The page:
What do you want to be when you grow up?

All my life adults, teachers, and peers have asked me this question. As much as the answers have varied, there have been a few constants. I’ve always strived fro highest education and greater opportunities. I have never considered being a wife or a mother as a stand-alone answer to this question. In Kalol, a few hours’ drive outside of Ahmedabad, we visited an anganwadi. In the morning it hosts fifty preschoolers but in the afternoon it transforms into a center for girls. Due to some mix-ups on the drive we arrived late and spent the afternoon with the girls of the small village instead of with the preschoolers.

Ages sixteen to twenty-one, these girls were the first beneficiaries of an NGO we visited my age. Though I had spent a good amount of time with the Cathedral and ASB students, I feel like these girls were a more accurate glimpse at Indian teenage life.

Through broken translations, hand motions, and smiles, we began to communicate with one another. The Niswarth kids prodded with questions on education and family life. Someone asked “What do you want to be when you grow up?”.

Girl after girl answered identically: a good housewife.

This answer was heartbreaking to me. Not because there is anything wrong with being a housewife, but not a single girl I spoke to had dreams or believed that they could be anything besides a housewife.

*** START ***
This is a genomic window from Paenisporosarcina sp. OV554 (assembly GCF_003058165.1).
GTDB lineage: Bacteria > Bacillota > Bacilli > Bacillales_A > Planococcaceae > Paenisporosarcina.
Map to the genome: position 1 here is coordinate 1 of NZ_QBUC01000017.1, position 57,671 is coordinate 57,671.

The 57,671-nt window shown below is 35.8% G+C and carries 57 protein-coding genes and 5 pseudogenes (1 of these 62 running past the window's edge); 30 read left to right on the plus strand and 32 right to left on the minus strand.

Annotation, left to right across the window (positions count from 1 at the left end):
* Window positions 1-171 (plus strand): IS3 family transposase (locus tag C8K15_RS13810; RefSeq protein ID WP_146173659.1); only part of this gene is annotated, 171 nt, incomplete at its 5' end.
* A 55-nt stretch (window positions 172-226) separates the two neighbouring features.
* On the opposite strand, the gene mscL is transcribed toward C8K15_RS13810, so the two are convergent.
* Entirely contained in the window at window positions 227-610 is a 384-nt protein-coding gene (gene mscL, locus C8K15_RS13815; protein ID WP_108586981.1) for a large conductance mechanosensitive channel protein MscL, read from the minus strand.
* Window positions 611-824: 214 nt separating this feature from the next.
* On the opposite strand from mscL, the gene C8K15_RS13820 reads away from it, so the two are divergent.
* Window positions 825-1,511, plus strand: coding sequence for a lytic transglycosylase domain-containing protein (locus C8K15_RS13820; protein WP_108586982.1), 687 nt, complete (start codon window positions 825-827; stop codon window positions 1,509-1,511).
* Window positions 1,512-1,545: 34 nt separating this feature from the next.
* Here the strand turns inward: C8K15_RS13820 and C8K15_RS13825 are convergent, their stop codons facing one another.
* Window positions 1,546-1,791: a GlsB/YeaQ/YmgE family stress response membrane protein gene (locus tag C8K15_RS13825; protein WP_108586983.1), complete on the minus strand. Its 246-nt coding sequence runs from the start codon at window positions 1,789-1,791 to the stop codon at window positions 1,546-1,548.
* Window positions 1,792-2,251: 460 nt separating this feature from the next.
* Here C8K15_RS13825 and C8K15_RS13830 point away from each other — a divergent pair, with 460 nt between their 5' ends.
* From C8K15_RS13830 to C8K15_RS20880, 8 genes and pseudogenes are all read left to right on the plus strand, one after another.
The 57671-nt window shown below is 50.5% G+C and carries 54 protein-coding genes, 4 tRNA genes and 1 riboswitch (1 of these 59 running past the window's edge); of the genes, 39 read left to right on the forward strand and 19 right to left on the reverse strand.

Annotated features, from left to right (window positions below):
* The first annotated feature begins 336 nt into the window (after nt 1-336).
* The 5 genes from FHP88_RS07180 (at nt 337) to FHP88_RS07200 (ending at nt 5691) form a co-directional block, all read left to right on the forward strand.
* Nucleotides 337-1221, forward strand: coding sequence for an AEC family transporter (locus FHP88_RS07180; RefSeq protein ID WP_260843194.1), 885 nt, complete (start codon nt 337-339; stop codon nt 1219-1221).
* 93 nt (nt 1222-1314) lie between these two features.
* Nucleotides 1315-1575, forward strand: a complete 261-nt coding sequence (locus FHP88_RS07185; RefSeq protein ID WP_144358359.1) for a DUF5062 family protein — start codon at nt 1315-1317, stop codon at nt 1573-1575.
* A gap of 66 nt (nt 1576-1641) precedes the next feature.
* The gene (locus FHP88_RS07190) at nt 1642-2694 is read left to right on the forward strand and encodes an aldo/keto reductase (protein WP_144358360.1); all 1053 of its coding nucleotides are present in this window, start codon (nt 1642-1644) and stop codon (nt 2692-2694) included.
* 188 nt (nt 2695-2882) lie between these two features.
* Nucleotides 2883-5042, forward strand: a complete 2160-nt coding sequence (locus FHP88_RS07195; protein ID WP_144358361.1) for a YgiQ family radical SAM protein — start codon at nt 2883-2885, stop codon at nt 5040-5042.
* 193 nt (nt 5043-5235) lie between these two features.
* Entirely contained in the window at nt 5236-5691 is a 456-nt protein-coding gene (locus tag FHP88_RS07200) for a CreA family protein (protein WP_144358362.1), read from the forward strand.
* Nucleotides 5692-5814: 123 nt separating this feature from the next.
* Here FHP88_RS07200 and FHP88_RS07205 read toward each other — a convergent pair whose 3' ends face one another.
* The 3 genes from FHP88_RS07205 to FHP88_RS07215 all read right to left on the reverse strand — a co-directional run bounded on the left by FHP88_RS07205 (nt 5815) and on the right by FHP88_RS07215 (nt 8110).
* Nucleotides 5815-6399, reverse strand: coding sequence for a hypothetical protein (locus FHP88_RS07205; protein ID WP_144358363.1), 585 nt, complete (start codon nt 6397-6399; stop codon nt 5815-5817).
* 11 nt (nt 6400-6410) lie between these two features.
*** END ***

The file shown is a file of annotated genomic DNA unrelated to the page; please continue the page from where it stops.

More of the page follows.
After spending my spring term researching the women who changed gender roles in science and engineering for my History 300 paper, I was struck by the difference.

In the United States, we had plenty of issues but girls have dreams, in the big cities and small towns and their parents support them. Not in rural India.

But the mindset is changing. As much as I am upset by the fact that these girls don’t want to have a career and dropped out of school in seventh grade, they are happy with their choice.

They hope that their daughters and sons are equally educated. They wish their daughters to have choice and opportunity. The realization that change is not possible overnight hit me like  a truck. So the anganwadi may not drastically change the lives of these girls’ education but slowly it is changing the mindset of the community. If Setco’s anganwadi continues to stand as a pillar in the community and a model for others, then someday girls from Kalol may dream bigger than anyone else.